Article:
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These Are the Best Budget Tablets You Can Buy

·Technology Editor

If you’re looking for a screen that’s larger than your smartphone’s but smaller than the one on your laptop, there’s no better option than a tablet.

Sure, your iPhone 6 Plus might have a huge screen for a phone, but when it comes to watching movies and playing games, nothing beats a tablet.

But getting a tablet doesn’t have to break your budget. In fact, there are a number of wallet-friendly slates available for $300 or less that can do almost anything their more expensive counterparts can.

Apple iPad mini 2: The cheapest Apple tab you can buy


So you want an iPad with a high-resolution display, but you don’t want to drop a ton of cash for it? Then the $299 iPad mini 2 is the tablet to get.

Not only does it sport a 7.9-inch “Retina” display (that’s Apple PR speak for a supersharp screen), it also packs the same processor as the more expensive iPad mini 3 and last year’s iPad Air, which means your apps and games will run buttery smooth.

The only thing you don’t get is the built-in Touch ID fingerprint reader found in the mini 3 and Air. That means you’ll spend more time typing in your passcode to unlock the screen and download apps — totally worth it for the money you save.

Sure, the $299 model comes with only 16 GB of storage — enough to hold about three to four HD movies or about 3,100 songs — and the 32 GB version will run you another $50. But if you want an iOS-powered tablet on a budget, you can’t do better than the iPad mini 2.

Nvidia Shield: Gaming on the go


If you’re seeking a budget-friendly tablet that can play some of the best games around, Nvidia’s Shield is exactly what you’re looking for. For $300, you get an 8-inch, Android-powered tablet with a crisp, high-resolution screen and a processor powerful enough to handle the best Android games.

What’s more, Nvidia’s Grid cloud gaming service lets you wirelessly stream and play some of the top PC games right on the Shield. And while the $300 model holds only 16 GB of apps and data, it does have a microSD card slot for 128 GB of expandable storage.

Amazon Kindle Fire HDX: Great for families


If you’re a parent who wants to buy a tablet for the family, cast your eyes toward Amazon’s Kindle Fire HDX. The $180 HDX offers a clear, 7-inch screen and a powerful quad-core processor for games and apps.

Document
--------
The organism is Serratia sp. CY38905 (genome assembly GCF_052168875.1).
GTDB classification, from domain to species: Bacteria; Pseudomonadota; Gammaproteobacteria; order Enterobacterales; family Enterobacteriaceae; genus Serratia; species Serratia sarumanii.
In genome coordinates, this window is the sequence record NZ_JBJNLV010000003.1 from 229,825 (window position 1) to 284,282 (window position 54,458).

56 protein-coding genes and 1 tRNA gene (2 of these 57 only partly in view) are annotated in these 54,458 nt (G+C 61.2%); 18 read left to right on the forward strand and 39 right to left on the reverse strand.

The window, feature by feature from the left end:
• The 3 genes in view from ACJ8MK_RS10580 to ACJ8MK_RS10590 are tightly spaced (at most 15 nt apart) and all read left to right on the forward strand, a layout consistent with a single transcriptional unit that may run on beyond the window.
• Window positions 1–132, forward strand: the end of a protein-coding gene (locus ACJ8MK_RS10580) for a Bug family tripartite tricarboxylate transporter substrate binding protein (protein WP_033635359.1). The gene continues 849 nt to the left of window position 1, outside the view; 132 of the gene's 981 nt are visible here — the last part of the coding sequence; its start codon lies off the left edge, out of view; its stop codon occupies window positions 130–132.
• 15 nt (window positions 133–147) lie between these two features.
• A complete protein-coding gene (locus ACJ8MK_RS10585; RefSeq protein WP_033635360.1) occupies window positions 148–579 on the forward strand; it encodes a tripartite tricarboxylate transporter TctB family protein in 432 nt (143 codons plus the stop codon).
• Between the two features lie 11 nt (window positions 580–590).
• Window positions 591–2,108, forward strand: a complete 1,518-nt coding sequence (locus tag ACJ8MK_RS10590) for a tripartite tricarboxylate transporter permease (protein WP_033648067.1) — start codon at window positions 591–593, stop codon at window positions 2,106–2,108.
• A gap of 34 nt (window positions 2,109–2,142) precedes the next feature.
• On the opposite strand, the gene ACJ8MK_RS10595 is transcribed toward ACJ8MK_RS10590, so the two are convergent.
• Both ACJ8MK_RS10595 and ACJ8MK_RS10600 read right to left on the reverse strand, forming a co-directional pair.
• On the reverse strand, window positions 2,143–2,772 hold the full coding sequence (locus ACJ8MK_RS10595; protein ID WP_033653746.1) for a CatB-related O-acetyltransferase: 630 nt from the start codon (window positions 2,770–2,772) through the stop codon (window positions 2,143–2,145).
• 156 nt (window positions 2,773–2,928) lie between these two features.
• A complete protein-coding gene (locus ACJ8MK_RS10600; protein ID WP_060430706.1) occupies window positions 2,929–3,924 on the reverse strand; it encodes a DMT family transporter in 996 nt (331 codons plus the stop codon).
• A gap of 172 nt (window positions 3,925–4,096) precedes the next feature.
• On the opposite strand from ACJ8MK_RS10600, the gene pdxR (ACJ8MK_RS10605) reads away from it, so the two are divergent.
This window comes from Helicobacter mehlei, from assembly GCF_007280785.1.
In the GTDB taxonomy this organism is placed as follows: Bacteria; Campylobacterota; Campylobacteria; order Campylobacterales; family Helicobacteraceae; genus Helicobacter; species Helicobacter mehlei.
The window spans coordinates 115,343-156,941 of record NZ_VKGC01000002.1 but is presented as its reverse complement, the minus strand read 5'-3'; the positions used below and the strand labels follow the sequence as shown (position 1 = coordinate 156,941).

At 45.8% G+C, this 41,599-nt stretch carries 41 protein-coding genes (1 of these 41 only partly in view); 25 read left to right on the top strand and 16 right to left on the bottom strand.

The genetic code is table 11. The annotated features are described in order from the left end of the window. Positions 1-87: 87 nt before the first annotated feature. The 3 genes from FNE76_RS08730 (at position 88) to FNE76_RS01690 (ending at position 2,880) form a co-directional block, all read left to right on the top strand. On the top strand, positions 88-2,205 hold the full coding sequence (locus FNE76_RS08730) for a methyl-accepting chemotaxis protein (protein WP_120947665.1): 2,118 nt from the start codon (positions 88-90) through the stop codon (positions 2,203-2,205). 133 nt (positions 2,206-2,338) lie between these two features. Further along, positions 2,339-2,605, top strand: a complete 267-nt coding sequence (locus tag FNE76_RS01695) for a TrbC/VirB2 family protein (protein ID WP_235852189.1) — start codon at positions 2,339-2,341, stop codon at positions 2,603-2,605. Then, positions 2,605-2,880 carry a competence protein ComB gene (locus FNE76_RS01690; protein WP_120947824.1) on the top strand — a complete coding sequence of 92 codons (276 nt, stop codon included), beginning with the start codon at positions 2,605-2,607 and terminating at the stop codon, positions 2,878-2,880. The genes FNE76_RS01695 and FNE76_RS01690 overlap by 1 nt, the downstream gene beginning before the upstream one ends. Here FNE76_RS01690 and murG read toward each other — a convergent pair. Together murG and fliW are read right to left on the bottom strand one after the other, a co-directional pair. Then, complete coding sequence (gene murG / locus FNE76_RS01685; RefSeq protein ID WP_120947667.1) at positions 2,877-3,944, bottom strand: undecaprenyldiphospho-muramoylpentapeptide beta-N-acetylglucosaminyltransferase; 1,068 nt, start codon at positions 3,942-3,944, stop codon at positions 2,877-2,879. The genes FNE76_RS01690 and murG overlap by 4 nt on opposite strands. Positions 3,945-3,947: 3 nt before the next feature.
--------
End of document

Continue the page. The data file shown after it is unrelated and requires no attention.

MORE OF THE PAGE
Mom and dad will love the HDX’s excellent parental controls, which can limit how long your kids can use the tablet, the apps they can use, and more.

The $180 base model comes with 16 GB of storage, though you can get 32 GB for $200 or 64 GB for $220. Amazon also offers unlimited cloud storage for Amazon content.

The downside is that the tablet runs Amazon’s own version of Google’s Android operating system, which means it may not be able to run all of the same apps a standard Android tablet can. You’ll also have to fork over an extra $35 if you don’t want to look at Amazon ads on the tablet’s screensaver.

ASUS MeMO Pad 7: Low-cost and ad-free


If you simply want a cheap tablet that runs all your Android apps — without the annoying screensaver ads — then the $180 ASUS MeMO Pad 7 ME572 is the way to go. Starting at $180, the MeMO Pad comes with a gorgeous 7-inch, high-resolution display and speedy quad-core processor, which means apps will run without a hiccup.

Like most of the tablets on this list, the MeMO Pad 7 comes with just 16 GB of storage, but a microSD card slot lets you tack on an additional 64 GB.

Amazon Fire HD 6: Cheapskate’s delight


Don’t care what kind of tablet you get as long as it’s cheap? Amazon’s Fire HD 6 might be your best bet. With a starting price of $100, the Fire HD 6 sports a 6-inch display that, while not as sharp as its pricier competitors’ screens, is still clear enough for movies and websites.

Inside, the Fire HD 6 has a quad-core processor and a skimpy 8 GB of storage. A 16 GB version of the tablet is available for $120; like its fancier cousin, the Fire HDX, the Fire HD 6 also gets unlimited storage space for Amazon content.

Unfortunately, also like the Fire HDX, you’ll have to shell out extra money to avoid seeing ads on the tablet’s screensaver. Still, it’s a heck of a deal.

Email Daniel at dhowley@yahoo-inc.com; follow him on Twitter at @DanielHowley or on Google+.